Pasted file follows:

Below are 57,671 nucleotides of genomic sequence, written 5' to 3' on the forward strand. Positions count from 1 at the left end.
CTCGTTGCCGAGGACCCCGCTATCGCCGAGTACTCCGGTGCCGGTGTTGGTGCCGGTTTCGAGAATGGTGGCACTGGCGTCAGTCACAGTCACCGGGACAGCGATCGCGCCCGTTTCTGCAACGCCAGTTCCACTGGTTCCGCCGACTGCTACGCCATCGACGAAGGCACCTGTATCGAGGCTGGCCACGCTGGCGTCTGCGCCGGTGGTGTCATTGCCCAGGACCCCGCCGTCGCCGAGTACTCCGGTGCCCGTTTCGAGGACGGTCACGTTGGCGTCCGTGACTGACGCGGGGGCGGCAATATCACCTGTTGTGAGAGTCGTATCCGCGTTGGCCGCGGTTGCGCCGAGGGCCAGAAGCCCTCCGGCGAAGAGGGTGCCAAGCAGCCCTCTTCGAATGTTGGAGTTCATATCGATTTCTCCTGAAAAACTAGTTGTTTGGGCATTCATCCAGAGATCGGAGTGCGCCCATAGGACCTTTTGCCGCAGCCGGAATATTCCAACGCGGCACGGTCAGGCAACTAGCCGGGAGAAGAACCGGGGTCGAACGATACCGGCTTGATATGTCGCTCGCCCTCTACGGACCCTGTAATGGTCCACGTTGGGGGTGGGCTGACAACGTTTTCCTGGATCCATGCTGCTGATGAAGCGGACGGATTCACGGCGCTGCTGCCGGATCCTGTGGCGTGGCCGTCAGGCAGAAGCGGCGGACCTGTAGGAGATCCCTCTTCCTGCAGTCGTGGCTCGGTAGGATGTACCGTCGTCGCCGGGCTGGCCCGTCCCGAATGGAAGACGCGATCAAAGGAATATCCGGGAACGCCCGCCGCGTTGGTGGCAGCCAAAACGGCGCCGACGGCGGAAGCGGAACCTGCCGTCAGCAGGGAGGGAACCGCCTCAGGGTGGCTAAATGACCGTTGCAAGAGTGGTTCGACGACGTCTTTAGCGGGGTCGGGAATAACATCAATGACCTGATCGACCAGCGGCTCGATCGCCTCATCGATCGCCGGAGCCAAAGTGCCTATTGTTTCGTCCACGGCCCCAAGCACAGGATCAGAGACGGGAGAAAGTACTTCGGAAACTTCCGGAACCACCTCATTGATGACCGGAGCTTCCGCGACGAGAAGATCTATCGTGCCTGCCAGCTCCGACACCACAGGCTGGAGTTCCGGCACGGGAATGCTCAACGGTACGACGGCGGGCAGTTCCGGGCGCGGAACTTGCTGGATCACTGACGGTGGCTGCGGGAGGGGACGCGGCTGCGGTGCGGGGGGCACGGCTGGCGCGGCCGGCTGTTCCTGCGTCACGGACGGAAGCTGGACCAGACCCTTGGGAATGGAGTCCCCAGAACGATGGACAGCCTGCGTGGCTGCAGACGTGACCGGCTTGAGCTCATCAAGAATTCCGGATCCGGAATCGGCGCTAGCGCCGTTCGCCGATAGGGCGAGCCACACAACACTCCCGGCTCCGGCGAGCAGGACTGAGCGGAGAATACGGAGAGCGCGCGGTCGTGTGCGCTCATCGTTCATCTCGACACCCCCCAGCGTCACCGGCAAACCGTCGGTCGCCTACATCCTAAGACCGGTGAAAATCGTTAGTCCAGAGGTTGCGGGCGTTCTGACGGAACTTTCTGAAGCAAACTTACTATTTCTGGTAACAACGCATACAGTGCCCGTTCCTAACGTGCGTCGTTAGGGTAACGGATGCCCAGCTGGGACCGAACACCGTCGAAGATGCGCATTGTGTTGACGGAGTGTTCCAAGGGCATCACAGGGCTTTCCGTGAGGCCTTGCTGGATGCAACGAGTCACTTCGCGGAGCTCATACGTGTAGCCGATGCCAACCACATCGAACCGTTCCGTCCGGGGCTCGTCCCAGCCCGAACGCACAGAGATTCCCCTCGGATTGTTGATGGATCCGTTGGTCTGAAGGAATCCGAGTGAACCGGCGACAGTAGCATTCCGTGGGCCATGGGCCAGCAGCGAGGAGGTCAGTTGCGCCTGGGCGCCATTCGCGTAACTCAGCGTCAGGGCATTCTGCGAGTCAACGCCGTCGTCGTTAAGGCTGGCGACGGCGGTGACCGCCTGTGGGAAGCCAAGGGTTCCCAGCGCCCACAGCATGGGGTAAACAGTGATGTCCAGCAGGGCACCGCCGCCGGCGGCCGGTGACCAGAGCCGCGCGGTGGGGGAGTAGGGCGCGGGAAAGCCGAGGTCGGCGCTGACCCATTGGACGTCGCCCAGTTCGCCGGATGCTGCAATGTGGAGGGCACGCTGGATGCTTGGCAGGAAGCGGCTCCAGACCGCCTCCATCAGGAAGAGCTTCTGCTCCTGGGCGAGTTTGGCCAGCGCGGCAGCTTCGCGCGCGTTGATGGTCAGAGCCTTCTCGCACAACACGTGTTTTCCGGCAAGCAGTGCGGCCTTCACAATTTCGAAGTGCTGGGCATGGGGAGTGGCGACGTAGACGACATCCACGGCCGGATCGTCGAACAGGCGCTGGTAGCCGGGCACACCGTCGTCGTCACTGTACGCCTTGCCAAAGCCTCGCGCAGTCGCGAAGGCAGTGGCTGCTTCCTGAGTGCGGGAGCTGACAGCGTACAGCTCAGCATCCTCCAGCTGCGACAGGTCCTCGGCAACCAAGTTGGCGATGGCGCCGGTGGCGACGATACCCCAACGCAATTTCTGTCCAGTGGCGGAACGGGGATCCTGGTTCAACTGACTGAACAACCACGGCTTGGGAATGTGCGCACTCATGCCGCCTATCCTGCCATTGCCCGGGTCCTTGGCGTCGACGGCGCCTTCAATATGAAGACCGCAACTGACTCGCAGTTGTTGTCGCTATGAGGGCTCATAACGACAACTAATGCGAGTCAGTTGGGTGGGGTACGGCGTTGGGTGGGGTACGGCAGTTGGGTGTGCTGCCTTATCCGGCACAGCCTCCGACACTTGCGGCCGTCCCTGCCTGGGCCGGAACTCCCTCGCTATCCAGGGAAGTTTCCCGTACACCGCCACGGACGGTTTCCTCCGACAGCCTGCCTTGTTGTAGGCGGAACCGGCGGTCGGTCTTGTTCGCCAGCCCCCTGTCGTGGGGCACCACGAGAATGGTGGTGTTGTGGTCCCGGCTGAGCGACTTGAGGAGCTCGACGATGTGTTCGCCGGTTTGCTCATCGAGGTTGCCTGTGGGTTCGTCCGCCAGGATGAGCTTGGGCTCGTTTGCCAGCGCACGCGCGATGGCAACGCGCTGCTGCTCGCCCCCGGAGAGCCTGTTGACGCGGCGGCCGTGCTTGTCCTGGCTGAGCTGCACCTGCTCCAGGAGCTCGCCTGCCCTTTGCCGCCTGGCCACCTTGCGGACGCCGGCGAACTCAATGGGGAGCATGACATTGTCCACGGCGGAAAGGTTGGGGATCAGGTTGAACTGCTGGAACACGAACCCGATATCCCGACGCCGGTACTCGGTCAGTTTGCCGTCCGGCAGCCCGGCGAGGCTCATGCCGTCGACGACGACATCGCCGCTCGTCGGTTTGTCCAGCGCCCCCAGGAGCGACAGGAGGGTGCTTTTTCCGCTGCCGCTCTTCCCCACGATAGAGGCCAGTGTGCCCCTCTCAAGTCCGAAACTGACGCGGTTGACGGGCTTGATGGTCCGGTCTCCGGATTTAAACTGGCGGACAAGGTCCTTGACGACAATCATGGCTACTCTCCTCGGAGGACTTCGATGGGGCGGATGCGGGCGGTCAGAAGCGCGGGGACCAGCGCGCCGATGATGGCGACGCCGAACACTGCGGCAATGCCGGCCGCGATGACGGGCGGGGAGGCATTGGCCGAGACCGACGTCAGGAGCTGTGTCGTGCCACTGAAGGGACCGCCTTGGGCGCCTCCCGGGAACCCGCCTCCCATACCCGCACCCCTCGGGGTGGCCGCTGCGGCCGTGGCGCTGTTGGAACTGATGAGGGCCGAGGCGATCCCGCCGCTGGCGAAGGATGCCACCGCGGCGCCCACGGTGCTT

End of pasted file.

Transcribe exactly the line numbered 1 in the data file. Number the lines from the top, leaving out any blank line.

Below are 57,671 nucleotides of genomic sequence, written 5' to 3' on the forward strand. Positions count from 1 at the left end.